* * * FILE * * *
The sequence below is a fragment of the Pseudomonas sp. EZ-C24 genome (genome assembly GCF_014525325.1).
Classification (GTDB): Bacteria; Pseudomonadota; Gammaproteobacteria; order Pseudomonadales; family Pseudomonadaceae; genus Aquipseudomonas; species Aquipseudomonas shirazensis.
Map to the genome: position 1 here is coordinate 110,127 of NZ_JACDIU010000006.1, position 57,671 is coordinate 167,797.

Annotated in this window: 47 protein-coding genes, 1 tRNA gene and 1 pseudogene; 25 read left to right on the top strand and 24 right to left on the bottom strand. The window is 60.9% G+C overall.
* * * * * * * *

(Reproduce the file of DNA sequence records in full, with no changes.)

The sequence below is a fragment of the Pseudomonas sp. EZ-C24 genome (genome assembly GCF_014525325.1).
Classification (GTDB): Bacteria; Pseudomonadota; Gammaproteobacteria; order Pseudomonadales; family Pseudomonadaceae; genus Aquipseudomonas; species Aquipseudomonas shirazensis.
Map to the genome: position 1 here is coordinate 110,127 of NZ_JACDIU010000006.1, position 57,671 is coordinate 167,797.

Annotated in this window: 47 protein-coding genes, 1 tRNA gene and 1 pseudogene; 25 read left to right on the top strand and 24 right to left on the bottom strand. The window is 60.9% G+C overall.